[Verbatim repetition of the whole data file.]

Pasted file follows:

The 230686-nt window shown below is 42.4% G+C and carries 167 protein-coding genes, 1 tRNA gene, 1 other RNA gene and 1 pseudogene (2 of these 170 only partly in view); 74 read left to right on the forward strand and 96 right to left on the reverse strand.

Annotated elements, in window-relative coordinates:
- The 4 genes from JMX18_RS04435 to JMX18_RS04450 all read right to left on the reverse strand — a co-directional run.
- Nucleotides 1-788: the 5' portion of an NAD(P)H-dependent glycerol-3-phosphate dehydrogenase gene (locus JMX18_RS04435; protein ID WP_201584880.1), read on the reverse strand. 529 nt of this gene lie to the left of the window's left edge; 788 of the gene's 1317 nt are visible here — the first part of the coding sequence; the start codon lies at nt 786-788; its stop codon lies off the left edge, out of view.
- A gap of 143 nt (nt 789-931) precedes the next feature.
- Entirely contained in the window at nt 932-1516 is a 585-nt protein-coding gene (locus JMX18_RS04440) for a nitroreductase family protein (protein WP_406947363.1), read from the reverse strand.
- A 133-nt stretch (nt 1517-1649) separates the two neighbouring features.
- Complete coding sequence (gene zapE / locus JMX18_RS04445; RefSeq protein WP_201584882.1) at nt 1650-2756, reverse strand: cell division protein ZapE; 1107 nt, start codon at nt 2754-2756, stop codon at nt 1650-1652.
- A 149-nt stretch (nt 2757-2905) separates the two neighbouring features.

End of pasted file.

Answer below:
The 230686-nt window shown below is 42.4% G+C and carries 167 protein-coding genes, 1 tRNA gene, 1 other RNA gene and 1 pseudogene (2 of these 170 only partly in view); 74 read left to right on the forward strand and 96 right to left on the reverse strand.

Annotated elements, in window-relative coordinates:
- The 4 genes from JMX18_RS04435 to JMX18_RS04450 all read right to left on the reverse strand — a co-directional run.
- Nucleotides 1-788: the 5' portion of an NAD(P)H-dependent glycerol-3-phosphate dehydrogenase gene (locus JMX18_RS04435; protein ID WP_201584880.1), read on the reverse strand. 529 nt of this gene lie to the left of the window's left edge; 788 of the gene's 1317 nt are visible here — the first part of the coding sequence; the start codon lies at nt 786-788; its stop codon lies off the left edge, out of view.
- A gap of 143 nt (nt 789-931) precedes the next feature.
- Entirely contained in the window at nt 932-1516 is a 585-nt protein-coding gene (locus JMX18_RS04440) for a nitroreductase family protein (protein WP_406947363.1), read from the reverse strand.
- A 133-nt stretch (nt 1517-1649) separates the two neighbouring features.
- Complete coding sequence (gene zapE / locus JMX18_RS04445; RefSeq protein WP_201584882.1) at nt 1650-2756, reverse strand: cell division protein ZapE; 1107 nt, start codon at nt 2754-2756, stop codon at nt 1650-1652.
- A 149-nt stretch (nt 2757-2905) separates the two neighbouring features.